If the allegation is true (that is, that Constellation donated money to a politician in order to influence the “wine in grocery stores” issue), it’s only following the example of every other corporate interest who enables the election (or re-election) of politicians who will do their bidding when the contributor’s “booty call” comes in. Every other major legislative and policy decision made in this fine country (financial reform, health care, water rights, direct shipping, and so on) seems to follow this time-honored tradition.

Paterson’s denial-by-proxy that there is no connection is disingenuous at best. The fact that an corporation who had an interest in changing how wine is sold in New York made a sizable (if not six-figure) contribution to the governor’s re-election campaign. The appearance of impropriety is enough that the governor needs to do more than just claim that there’s no connection.


Honestly, what’s the problem with large corporations paying to get their way in politics? Apparently it’s the only way to get things done in the United States. Now, if only the teeming unwashed masses of people who can actually vote a ballot had that kind of influence…

Posted via web from Wine Biz Radio

Stuff you should know: ShipCompliant and their newsletter

Hidden Costs of Expanding Your Direct Shipping Program

At what point does it make sense to get a direct shipping license for a particular state? Common business sense dictates you will wait until (at a minimum) the benefits of gaining market access outweigh the licensing costs. But are you fully aware of the costs involved? Make sure you are ready to grow your business by understanding these “hidden” fees you may encounter.


Bond fees are commonly overlooked by wineries calculating the cost of shipping to a new state. A bond is a written guaranty that all taxes owed will be paid to the state. A bond fee is essentially an insurance premium—you pay an annual or biannual “premium” to secure a bond. Bond premiums typically average around 10% of the total bond price, or $50-$180 out-of-pocket for the winery on a recurring basis . Different bonding agents may quote different rates, so it pays to shop around.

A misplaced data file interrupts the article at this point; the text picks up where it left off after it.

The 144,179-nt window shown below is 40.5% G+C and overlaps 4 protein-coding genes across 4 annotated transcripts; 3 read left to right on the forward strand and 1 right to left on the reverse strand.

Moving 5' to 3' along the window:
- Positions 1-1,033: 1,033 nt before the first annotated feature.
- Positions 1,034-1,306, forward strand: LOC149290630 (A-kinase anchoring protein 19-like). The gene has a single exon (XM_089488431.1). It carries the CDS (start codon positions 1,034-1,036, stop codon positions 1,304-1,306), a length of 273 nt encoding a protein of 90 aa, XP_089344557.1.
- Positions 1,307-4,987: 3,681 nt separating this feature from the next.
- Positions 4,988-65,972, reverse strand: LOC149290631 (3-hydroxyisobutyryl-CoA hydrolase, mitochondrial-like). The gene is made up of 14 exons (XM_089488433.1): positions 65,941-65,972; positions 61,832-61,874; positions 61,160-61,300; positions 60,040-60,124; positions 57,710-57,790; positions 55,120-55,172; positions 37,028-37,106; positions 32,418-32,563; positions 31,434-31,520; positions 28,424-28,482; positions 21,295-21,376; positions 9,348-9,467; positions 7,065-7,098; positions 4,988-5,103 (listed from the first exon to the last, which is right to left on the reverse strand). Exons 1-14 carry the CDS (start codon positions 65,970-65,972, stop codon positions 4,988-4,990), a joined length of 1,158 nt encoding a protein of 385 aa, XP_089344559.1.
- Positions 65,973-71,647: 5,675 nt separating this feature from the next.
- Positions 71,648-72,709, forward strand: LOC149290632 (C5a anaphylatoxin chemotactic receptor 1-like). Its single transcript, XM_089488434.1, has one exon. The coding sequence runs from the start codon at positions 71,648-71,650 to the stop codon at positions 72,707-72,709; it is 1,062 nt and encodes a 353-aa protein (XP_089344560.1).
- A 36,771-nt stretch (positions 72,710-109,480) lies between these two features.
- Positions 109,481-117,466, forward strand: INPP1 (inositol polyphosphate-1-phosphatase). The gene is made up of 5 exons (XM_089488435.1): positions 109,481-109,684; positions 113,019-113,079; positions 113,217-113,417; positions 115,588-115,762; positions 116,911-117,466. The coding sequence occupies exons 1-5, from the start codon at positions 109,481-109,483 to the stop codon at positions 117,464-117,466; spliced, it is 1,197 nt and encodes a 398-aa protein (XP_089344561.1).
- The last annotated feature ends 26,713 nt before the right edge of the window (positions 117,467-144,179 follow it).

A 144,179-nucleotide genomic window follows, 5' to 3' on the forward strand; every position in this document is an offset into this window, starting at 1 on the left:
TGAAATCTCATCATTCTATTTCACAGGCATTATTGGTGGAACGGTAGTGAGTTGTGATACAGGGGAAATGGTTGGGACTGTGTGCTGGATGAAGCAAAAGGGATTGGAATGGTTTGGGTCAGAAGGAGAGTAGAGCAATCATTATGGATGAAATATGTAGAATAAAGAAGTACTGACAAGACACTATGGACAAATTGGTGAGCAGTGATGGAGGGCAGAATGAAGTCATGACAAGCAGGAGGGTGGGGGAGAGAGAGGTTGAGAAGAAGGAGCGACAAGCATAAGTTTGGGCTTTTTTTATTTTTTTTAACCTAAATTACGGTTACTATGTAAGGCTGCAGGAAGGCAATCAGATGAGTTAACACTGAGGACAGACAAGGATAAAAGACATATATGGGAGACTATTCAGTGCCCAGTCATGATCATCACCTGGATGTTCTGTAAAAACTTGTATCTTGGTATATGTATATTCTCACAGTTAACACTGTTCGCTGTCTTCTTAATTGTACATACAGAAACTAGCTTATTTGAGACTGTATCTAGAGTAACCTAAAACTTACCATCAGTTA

Connecticut, Idaho, Illinois, Indiana, Kansas, Oregon, Texas and Wisconsin all require a bond in order to obtain a direct shipping license. In all of these states (except Oregon) you will need to secure a bond before submitting your license application. Oregon issues the bond documents after the license application has been received but before the license is issued.

Label Registration

Though not as common as bond fees, some states charge for label registrations. Ohio, a state that 26% of direct shippers have in their program, requires wineries to register all the labels that will be shipped into the state for a one-time registration fee of $50 per label. This can add up if you plan on shipping multiple labels into the state so you will want to consider this in your budget.